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BBC’s Huw Edwards Review Reveals ‘Shortcomings’ in Complaints Process as Broadcaster Apologizes

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A BBC report into the investigation of the Huw Edwards scandal has identified shortcomings in the corporation’s process.

A review of the BBC’s non-editorial complaints process was commissioned last year in the wake of the scandal. It was led by BBC Group COO Leigh Tavaziva and Deloitte, under the direction of Simon Cuerden. The report was published on Tuesday.

Tavaziva said: “Although our existing processes and systems are, on the whole, working effectively, this review shows that we need to join them up better to ensure no matter how a non-editorial complaint comes into the BBC it is escalated swiftly, when needed, and dealt with by the right people. 

“Where the review identifies process improvements we accept those in full, and we are delivering on an action plan with a number of enhancements already in place.  

“The report identifies specific process shortcomings in the presenter case. The initial complaint in this case was not escalated quickly enough to senior management and we have apologized to the complainant for this.” 

The news broke in early July, 2023, that a top BBC presenter was facing allegations of paying a teenager for sexually explicit photographs, later revealed to be Edwards.

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Edwards’ wife, Vicky Flind, issued a statement on July 12 saying Edwards is suffering “serious mental health issues” and has been hospitalized. “As is well documented, he has been treated for severe depression in recent years,” she said. “The events of the last few days have greatly worsened matters.”

Neither the report, nor the press release about it, names Edwards, instead referring to him as the “presenter.”

The report notes that the “primary learning from this case is that the potential wider significance of this issue for the BBC was not recognized within corporate investigations at the time of complaint receipt / triage.” It adds that as an immediate measure in response to the Edwards case, the BBC implemented an escalation mechanism, including guidance about the features of a complaint requiring escalation.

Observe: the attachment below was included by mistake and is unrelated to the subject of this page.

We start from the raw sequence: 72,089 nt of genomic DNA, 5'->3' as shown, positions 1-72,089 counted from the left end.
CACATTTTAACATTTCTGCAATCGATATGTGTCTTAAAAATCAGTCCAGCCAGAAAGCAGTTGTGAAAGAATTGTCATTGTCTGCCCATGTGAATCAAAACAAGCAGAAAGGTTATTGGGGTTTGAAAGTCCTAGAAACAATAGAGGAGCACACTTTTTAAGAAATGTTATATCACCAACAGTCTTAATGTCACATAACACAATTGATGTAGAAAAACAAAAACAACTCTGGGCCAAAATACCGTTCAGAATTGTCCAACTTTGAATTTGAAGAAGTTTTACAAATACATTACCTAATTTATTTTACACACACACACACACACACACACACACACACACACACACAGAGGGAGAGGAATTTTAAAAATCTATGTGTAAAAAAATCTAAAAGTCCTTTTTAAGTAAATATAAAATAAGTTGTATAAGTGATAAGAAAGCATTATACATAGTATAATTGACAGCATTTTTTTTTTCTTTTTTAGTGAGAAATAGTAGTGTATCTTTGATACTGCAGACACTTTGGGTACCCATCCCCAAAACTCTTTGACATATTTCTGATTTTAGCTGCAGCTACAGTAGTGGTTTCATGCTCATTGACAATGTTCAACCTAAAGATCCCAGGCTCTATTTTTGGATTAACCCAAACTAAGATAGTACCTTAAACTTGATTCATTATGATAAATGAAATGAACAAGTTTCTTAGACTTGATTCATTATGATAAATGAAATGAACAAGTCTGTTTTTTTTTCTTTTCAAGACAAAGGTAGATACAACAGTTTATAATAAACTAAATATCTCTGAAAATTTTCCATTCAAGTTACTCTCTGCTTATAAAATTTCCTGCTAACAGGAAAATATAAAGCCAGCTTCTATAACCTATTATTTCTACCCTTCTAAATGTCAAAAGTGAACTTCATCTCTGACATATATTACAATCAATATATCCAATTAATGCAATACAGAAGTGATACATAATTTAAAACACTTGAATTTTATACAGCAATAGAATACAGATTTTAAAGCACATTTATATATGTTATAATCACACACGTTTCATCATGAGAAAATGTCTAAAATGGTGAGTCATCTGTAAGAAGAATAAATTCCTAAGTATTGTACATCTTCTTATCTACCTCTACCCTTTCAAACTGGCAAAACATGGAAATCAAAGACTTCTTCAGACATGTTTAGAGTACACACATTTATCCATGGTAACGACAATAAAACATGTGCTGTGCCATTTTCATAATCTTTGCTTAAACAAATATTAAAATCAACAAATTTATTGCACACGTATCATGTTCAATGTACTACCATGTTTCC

“The case was not logged on the incumbent case management system (Perspective) contemporaneously, meaning that there was no opportunity for wider visibility of the case within the BBC,” the report notes. “There was no documented process for contact with the complainant and / or follow up, such that when initial attempts to contact the complainant were unsuccessful, the steps to be taken were not sufficiently clear and the process followed was not documented.”

The BBC said that enhancements to the non-editorial complaints process that have already been actioned include: an escalation mechanism for serious non-editorial complaints from any route with oversight by a Specialist Case Management Framework (SCMF); an executive sponsor for the SCMF Uzair Qadeer, chief people officer; and the development of an improved process to select hearing managers, and to pilot new ways to help resolve staff concerns before they become formal complaints (grievances). 

Further improvements recommended and planned by the BBC include: greater consistency across teams in how non-editorial complaints are dealt with, regardless of the route by which they are received and then reviewed; better use of technology to manage non-editorial complaints and work to ensure there is a complete picture of all cases across teams dealing with them; as well as work to ensure sufficient resources across specialist teams dealing with non-editorial complaints, to manage the workload in a timely manner without impacting on staff welfare. 

Source: Variety

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